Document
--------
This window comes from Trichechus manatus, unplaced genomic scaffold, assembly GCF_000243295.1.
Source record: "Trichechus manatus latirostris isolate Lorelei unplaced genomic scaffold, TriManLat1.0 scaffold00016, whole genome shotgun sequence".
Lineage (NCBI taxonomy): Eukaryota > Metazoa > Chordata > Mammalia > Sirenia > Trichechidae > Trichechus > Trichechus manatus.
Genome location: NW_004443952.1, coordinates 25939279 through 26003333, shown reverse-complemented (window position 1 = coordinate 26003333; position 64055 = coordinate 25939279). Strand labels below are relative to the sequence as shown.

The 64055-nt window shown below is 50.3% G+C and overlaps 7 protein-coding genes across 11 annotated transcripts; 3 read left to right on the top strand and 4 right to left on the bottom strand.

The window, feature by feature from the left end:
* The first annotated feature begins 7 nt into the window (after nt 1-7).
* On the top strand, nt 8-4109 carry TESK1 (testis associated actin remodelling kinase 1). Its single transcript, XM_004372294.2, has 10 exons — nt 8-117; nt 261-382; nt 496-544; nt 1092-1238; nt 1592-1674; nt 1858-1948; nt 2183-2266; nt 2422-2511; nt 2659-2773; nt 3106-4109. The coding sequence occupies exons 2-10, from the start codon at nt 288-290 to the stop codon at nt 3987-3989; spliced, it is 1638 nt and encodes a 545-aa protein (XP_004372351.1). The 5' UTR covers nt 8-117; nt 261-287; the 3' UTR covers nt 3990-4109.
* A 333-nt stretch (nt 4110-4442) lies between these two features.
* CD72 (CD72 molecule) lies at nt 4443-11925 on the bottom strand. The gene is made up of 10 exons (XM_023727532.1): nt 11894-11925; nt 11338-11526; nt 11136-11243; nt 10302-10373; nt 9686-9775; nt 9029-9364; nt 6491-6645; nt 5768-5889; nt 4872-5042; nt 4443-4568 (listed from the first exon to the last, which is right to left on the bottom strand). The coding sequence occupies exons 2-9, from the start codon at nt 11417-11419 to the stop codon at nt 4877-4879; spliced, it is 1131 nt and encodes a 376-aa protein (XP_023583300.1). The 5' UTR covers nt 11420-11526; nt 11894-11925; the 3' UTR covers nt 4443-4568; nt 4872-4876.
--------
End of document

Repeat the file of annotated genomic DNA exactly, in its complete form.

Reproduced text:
This window comes from Trichechus manatus, unplaced genomic scaffold, assembly GCF_000243295.1.
Source record: "Trichechus manatus latirostris isolate Lorelei unplaced genomic scaffold, TriManLat1.0 scaffold00016, whole genome shotgun sequence".
Lineage (NCBI taxonomy): Eukaryota > Metazoa > Chordata > Mammalia > Sirenia > Trichechidae > Trichechus > Trichechus manatus.
Genome location: NW_004443952.1, coordinates 25939279 through 26003333, shown reverse-complemented (window position 1 = coordinate 26003333; position 64055 = coordinate 25939279). Strand labels below are relative to the sequence as shown.

The 64055-nt window shown below is 50.3% G+C and overlaps 7 protein-coding genes across 11 annotated transcripts; 3 read left to right on the top strand and 4 right to left on the bottom strand.

The window, feature by feature from the left end:
* The first annotated feature begins 7 nt into the window (after nt 1-7).
* On the top strand, nt 8-4109 carry TESK1 (testis associated actin remodelling kinase 1). Its single transcript, XM_004372294.2, has 10 exons — nt 8-117; nt 261-382; nt 496-544; nt 1092-1238; nt 1592-1674; nt 1858-1948; nt 2183-2266; nt 2422-2511; nt 2659-2773; nt 3106-4109. The coding sequence occupies exons 2-10, from the start codon at nt 288-290 to the stop codon at nt 3987-3989; spliced, it is 1638 nt and encodes a 545-aa protein (XP_004372351.1). The 5' UTR covers nt 8-117; nt 261-287; the 3' UTR covers nt 3990-4109.
* A 333-nt stretch (nt 4110-4442) lies between these two features.
* CD72 (CD72 molecule) lies at nt 4443-11925 on the bottom strand. The gene is made up of 10 exons (XM_023727532.1): nt 11894-11925; nt 11338-11526; nt 11136-11243; nt 10302-10373; nt 9686-9775; nt 9029-9364; nt 6491-6645; nt 5768-5889; nt 4872-5042; nt 4443-4568 (listed from the first exon to the last, which is right to left on the bottom strand). The coding sequence occupies exons 2-9, from the start codon at nt 11417-11419 to the stop codon at nt 4877-4879; spliced, it is 1131 nt and encodes a 376-aa protein (XP_023583300.1). The 5' UTR covers nt 11420-11526; nt 11894-11925; the 3' UTR covers nt 4443-4568; nt 4872-4876.